Asian American patients manifested more severe ischemic strokes, were less likely to receive intravenous tissue plasminogen activator (IV tPA), and had worse functional outcomes than white patients, according to a recent study. Researchers conducted a retrospective analysis of Asian American and white patients admitted with a primary diagnosis of acute ischemic stroke to hospitals participating in the Get With The Guidelines–Stroke (GWTG-Stroke) program between April 1, 2004, and July 31, 2016. They found:
- A population of 1,772,299 patients consisted of 64,337 Asian American patients (3.6%) and 1,707,962 white patients (96.4%) admitted to 2,171 GWTG-Stroke hospitals with acute ischemic stroke.
- After adjustment for patient and hospital variables, Asian American patients were seen with greater stroke severity compared with white patients (National Institutes of Health Stroke Scale [NIHSS] score ≥16), manifested higher in-hospital mortality, had longer length of stay, and were less likely to ambulate independently at discharge.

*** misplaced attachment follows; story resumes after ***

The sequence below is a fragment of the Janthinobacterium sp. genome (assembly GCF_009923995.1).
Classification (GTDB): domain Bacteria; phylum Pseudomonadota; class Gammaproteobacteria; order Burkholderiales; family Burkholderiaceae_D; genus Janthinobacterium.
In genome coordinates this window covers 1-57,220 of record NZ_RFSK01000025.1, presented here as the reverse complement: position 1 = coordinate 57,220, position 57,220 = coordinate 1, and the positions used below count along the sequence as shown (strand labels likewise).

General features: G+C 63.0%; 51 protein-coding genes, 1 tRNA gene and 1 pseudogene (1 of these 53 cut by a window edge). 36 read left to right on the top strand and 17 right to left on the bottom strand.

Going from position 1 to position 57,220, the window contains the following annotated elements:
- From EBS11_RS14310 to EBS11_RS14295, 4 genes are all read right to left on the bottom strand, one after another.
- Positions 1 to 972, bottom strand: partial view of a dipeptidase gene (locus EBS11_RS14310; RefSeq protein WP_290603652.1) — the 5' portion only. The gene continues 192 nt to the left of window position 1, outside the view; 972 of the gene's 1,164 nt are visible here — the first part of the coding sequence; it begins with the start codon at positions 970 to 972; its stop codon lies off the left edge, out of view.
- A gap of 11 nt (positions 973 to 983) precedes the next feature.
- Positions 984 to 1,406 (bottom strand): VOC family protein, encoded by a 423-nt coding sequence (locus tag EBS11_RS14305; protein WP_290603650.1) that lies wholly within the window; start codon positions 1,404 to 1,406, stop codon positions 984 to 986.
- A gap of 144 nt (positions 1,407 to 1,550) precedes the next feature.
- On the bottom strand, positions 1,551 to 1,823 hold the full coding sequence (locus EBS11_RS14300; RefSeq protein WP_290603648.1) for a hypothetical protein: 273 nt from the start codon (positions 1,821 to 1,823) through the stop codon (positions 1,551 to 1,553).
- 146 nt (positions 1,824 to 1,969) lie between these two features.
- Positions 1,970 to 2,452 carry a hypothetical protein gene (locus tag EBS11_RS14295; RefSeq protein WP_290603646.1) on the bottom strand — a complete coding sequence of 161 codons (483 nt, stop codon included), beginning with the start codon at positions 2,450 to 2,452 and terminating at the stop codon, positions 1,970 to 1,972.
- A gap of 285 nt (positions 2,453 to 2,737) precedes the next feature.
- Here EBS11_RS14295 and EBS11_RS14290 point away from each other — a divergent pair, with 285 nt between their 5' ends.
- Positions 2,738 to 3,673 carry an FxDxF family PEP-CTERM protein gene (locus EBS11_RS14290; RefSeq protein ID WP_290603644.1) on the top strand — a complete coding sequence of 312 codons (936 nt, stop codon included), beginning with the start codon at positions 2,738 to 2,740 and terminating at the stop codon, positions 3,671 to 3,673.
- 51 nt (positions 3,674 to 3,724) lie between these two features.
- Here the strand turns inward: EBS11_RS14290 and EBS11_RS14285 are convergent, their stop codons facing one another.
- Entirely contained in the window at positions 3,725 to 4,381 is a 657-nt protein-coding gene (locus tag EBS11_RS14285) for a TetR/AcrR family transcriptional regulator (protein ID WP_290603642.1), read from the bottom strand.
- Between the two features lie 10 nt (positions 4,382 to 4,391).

- Although Asian American patients had fewer IV tPA administrations than white patients, they had more symptomatic hemorrhage after tPA and overall post-tPA complications.
Song S, Liang L, Fonarow GC, et al. Comparison of clinical care and in-hospital outcomes of Asian American and white patients with acute ischemic stroke. [Published online ahead of print January 22, 2019]. JAMA Neurology. doi:10.1001/jamaneurol.2018.4410.
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